Login Register


“The Six Celtic Languages

There was a unifying language spoken by the Celts, called not suprisingly, old Celtic. Philogists have shown the descendence of Celtic from the original Ur-language and from the Indo-European language tradition. In fact, the form of old Celtic was the closest cousin to Italic, the precursor of Latin.

The original wave of Celtic immigrants to the British Isles are called the q-Celts and spoke Goidelic. It is not known exactly when this immigration occurred but it may be placed somtime in the window of 2000 to 1200 BC. The label q-Celtic stems from the differences between this early Celtic tounge and Italic. Some of the differences between Italic and Celtic included that lack of a p in Celtic and an a in place of an the Italic o.

At a later date, a second wave of immigrants took to the British Isles, a wave of Celts referred to as the p-Celts speaking Brythonic. Goidelic led to the formation of the three Gaelic languages spoken in Ireland, Man and later Scotland. Brythonic gave rise to two British Isles languages, Welsh and Cornish, as well as surviving on the Continent in the form of Breton, spoken in Brittany.

The label q-Celtic stems from the differences between this early Celtic tounge and the latter formed p-Celtic. The differences between the two Celtic branches are simple in theoretical form. Take for example the word ekvos in Indo-European, meaning horse. In q-Celtic this was rendered as equos while in p-Celtic it became epos, the q sound being replaced with a p sound. Another example is the Latin qui who. In q-Celtic this rendered as cia while in p-Celtic it rendered as pwy. It should also be noted that there are still words common to the two Celtic subgroups.”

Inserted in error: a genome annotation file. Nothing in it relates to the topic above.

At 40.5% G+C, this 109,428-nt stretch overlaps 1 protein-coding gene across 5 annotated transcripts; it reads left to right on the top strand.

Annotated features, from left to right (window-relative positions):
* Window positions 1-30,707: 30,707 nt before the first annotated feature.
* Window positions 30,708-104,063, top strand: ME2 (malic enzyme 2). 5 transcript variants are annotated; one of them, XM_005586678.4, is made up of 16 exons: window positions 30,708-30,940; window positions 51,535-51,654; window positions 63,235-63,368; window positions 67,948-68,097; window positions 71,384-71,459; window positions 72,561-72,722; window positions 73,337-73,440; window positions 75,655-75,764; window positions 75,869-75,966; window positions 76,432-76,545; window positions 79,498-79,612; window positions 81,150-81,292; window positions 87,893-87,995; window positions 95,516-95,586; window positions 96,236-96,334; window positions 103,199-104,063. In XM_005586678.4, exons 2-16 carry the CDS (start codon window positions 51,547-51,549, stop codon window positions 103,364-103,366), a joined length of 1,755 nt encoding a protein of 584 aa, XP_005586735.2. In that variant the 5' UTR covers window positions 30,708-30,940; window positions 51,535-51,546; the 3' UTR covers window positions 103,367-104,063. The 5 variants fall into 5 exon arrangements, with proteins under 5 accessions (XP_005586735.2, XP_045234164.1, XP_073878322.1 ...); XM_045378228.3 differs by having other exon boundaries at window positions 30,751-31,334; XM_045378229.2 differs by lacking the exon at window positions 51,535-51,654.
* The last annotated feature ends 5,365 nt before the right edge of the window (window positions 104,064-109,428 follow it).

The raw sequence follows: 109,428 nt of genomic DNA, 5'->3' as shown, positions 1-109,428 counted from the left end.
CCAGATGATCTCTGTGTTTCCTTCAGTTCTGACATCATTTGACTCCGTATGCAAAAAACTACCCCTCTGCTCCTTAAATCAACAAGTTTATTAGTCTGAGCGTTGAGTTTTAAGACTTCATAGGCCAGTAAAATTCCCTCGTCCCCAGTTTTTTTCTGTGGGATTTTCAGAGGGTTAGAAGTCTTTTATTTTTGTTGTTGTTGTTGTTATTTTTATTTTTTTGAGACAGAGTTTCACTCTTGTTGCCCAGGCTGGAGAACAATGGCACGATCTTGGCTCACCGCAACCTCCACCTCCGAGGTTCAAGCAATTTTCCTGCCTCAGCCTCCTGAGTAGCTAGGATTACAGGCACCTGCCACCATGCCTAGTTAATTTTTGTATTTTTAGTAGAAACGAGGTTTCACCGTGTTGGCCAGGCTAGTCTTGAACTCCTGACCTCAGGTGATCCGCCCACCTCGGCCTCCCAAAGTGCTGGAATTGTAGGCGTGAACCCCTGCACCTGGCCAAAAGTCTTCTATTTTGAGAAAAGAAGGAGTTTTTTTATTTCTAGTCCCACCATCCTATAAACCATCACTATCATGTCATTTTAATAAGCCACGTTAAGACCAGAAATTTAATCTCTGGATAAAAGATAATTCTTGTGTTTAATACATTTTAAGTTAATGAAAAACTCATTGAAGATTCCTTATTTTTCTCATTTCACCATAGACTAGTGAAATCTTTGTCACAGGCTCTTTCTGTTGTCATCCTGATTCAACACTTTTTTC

By AnBalores Posted: February 23, 2014


20 replies

Start the discussion

max 4000 characters
  • hereandthere  |  February 23 2014, 11:08PM

    Desperation really showing through now. At least the kitchen spam contained more reality and truth.

  • AnBalores  |  February 23 2014, 11:09PM

    And your qualifications hereandthere?

  • AnBalores  |  February 23 2014, 11:20PM

    And your qualifications hereandthere? Don't tell me you are a holocaust denier? Your sort of bigot normally is.

  • hereandthere  |  February 23 2014, 11:43PM

    Yep, you are rattled.

  • Taxman100  |  February 24 2014, 10:22AM

    AB: And, your qualifications in language and language history are? Do you lecture at one of Europe's most highly regarded language Universities? Not as far as I am aware! The use of the word, "Celtic" is a relatively modern term.

  • T_Flamank  |  February 24 2014, 2:06PM

    The words at the head are those of Doctor of letters from the Isle of Man as I recall. I have certainly read them before. The first recorded use of the word Celts to refer to an ethnic group was by Hecataeus of Miletus, the Greek geographer, in 517 BC,when writing about a people living near "Massilia" (Marseille). According to the testimony of Julius Caesar and Strabo, the Latin name Celtus (pl. Celti or Celtae) and the Greek were borrowed from a native Celtic tribal name.Pliny the Elder cited its use in Lusitania as a tribal surname,which epigraphic findings have confirmed. I am interested in your phrase 'relatively modern' Taxman100. We can all agree though that hereandthere quite simply does not understand the subject he purports to know about.